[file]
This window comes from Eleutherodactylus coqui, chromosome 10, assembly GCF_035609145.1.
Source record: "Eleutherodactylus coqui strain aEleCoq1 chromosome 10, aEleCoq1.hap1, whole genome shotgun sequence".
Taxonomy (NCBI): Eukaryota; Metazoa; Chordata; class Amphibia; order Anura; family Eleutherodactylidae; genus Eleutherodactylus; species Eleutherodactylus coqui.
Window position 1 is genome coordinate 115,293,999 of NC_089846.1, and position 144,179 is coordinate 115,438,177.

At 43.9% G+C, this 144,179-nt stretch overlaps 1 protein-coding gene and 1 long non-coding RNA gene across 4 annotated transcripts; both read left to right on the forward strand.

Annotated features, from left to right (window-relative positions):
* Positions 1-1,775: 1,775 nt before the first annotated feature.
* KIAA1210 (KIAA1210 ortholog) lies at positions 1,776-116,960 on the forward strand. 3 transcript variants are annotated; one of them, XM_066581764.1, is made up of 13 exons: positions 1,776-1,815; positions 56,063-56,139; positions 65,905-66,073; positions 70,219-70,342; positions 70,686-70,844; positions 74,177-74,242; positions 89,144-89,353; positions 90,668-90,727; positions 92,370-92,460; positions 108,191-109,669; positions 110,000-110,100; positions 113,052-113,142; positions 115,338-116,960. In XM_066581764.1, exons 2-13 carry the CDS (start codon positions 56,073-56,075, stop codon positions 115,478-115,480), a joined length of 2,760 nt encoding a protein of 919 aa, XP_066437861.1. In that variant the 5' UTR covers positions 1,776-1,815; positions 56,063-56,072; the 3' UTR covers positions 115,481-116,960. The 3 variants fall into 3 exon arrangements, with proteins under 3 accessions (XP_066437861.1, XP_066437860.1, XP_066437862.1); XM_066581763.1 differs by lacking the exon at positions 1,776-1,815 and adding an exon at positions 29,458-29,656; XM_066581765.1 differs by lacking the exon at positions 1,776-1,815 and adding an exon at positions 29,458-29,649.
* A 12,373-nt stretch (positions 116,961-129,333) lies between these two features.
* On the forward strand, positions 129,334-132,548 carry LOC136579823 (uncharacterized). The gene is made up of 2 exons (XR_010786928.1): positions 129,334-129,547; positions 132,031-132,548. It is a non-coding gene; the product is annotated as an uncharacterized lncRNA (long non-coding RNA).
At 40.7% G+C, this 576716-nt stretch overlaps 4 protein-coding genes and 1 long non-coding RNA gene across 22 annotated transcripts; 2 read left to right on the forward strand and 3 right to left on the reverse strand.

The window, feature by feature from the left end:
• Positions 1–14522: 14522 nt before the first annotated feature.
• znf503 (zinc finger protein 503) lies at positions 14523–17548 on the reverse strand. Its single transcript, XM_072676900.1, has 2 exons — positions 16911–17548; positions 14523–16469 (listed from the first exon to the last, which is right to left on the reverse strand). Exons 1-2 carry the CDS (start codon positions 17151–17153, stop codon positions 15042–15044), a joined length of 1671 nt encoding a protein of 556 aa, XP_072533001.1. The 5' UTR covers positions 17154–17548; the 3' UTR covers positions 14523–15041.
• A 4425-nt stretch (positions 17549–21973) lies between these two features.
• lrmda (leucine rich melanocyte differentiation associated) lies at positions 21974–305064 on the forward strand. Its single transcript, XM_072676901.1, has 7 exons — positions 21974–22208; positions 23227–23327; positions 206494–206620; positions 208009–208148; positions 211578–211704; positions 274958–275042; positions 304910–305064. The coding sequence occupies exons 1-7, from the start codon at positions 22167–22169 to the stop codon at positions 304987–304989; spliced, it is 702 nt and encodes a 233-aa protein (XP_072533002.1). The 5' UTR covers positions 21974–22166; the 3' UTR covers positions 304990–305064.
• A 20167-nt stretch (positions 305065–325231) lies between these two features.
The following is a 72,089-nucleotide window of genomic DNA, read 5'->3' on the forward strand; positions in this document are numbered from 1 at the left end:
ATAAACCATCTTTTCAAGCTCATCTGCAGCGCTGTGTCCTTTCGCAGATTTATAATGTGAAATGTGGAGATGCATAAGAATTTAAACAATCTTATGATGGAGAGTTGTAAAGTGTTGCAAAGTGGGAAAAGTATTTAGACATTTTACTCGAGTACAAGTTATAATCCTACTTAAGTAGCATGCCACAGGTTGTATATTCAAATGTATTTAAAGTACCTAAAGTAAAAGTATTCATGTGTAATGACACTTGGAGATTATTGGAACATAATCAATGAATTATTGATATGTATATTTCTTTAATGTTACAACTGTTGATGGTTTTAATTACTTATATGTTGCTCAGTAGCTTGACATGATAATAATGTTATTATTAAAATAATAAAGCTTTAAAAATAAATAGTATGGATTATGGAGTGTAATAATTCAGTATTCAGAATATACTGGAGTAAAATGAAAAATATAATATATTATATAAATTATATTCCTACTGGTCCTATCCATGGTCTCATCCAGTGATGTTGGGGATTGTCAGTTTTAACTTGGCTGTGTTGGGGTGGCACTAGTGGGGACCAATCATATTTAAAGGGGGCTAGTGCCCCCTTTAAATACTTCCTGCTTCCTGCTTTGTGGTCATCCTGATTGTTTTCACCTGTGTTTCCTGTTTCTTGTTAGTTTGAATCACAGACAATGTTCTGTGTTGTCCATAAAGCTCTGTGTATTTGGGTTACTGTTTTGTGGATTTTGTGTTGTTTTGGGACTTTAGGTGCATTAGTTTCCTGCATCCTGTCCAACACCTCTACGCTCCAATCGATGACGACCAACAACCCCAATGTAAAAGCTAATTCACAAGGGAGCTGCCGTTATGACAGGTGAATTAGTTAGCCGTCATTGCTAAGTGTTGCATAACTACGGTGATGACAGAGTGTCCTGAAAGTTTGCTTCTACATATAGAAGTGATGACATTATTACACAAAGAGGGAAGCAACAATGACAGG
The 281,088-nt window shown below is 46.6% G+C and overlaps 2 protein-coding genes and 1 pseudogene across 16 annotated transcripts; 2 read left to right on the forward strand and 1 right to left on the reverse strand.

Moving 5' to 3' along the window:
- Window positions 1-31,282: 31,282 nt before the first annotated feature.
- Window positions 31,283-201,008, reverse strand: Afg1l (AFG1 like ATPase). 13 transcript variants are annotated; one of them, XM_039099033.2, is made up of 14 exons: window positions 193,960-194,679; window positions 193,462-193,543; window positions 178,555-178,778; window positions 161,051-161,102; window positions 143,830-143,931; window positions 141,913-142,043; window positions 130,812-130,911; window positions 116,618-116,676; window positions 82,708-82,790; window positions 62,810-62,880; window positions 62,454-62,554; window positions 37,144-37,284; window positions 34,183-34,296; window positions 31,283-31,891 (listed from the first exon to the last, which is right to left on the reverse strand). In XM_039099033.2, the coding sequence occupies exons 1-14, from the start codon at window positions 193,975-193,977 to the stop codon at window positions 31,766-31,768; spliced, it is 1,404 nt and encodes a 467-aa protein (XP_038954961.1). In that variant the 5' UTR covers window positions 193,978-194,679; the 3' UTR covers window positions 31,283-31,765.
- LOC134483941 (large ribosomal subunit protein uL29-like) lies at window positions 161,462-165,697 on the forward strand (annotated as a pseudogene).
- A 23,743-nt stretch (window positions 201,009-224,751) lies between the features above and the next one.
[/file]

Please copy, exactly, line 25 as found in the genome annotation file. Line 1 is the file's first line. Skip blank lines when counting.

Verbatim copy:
- A 23,743-nt stretch (window positions 201,009-224,751) lies between the features above and the next one.